Composite materials consisting of negative-stiffness inclusions in positive-stiffness matrix may exhibit anomalous effective coupled-field properties through the interactions of the positive and negative phases, giving rise to extremely large or small effective properties. In this work, effective viscoelastic properties of a continuum composite system under the effects of negative inclusion Young’s modulus ratio λE= Einc/ Ematrix are studied with the finite element method. Furthermore, effective coupled-field properties, such as thermal expansion coefficient, dielectric constants and piezeoelectric constants, are numerically calculated under the effects of negative inclusion bulk modulus ratio λK= Kinc/ Kmatrix. Stability boundaries are determined by applying small dynamic perturbation to the systems through boundary surfaces, and the system is unstable if its field variables become divergent in time. For viscoelastic composite systems containing small volume fractions, less than Vi= 1.5 % , the systems can be stable up to λE≈ - 0.3 in 0.3 s under 10 Hz driving frequency. For Vi= 5.1 % case, its stability boundary is around λE≈ 0. Larger inclusion volume fraction reduces allowable negative stiffness in the viscoelastic system. All anomalous peaks found in the coupled-field properties are in the unstable regime, except for the piezoelectric and thermal-expansion anomalies in the composite system with electrically insulated inclusions and large inclusion volume fraction Vi= 26.81 %. Insulated inclusions may cause charge accumulation at the inclusion–matrix interface and boundary surface effects may serve as stabilizing agents to the composite system. Since it is known that negative-stiffness composite is unstable in the purely elastic system in statics, stability enhancement found here in the negative-stiffness systems with viscoelastic and coupled-field effects may be considered as multiphysics-induced stabilization.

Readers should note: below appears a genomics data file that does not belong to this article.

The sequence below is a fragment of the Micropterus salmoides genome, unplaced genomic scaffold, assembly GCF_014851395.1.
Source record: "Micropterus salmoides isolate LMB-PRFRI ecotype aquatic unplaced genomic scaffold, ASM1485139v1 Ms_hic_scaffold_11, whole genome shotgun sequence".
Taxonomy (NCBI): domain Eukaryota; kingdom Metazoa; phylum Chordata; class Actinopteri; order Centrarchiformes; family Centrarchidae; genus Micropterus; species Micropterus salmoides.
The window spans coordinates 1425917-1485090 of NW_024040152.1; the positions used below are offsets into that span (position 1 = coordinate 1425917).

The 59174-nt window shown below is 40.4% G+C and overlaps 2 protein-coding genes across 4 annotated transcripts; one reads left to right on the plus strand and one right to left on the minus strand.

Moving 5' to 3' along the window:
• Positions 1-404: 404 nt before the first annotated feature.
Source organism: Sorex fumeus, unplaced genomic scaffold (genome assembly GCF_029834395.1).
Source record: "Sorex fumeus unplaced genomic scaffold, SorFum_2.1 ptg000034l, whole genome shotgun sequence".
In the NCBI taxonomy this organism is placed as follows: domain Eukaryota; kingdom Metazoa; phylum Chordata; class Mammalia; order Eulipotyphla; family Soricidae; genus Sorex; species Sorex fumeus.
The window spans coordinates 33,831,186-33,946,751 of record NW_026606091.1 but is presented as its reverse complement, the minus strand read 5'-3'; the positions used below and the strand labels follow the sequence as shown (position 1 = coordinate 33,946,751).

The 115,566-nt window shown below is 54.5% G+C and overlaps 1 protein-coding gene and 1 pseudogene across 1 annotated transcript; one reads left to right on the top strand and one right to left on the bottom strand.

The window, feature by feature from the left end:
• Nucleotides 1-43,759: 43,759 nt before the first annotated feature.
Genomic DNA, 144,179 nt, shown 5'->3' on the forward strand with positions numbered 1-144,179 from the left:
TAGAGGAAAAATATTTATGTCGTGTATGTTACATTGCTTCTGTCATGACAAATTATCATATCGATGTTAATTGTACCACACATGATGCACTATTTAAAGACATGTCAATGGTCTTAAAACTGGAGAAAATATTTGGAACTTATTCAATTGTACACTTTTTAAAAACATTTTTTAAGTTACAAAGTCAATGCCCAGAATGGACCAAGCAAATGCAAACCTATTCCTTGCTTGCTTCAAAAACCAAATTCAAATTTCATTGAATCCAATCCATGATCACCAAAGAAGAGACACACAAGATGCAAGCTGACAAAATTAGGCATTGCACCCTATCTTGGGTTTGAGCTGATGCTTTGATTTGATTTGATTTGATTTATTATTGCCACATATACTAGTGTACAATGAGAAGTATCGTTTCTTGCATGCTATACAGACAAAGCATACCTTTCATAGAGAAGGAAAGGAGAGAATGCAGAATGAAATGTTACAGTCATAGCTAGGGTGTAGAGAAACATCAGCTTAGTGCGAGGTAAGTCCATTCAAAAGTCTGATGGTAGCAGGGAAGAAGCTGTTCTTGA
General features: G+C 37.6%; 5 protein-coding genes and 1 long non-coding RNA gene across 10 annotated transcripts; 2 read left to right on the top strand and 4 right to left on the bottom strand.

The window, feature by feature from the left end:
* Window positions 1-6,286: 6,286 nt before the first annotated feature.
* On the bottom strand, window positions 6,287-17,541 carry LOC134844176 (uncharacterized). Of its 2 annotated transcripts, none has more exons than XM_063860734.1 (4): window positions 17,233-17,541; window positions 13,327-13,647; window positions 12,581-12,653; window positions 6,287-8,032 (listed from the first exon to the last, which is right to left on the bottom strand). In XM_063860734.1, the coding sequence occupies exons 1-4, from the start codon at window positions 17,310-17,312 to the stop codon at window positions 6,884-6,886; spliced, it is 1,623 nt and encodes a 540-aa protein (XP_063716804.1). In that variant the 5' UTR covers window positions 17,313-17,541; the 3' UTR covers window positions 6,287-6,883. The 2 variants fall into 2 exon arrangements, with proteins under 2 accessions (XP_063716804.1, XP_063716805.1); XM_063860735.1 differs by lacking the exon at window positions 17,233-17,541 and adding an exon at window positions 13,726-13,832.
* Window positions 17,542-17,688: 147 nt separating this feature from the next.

All Science Journal Classification (ASJC) codes
- Materials Science(all)
- Mechanics of Materials
- Physics and Astronomy(all)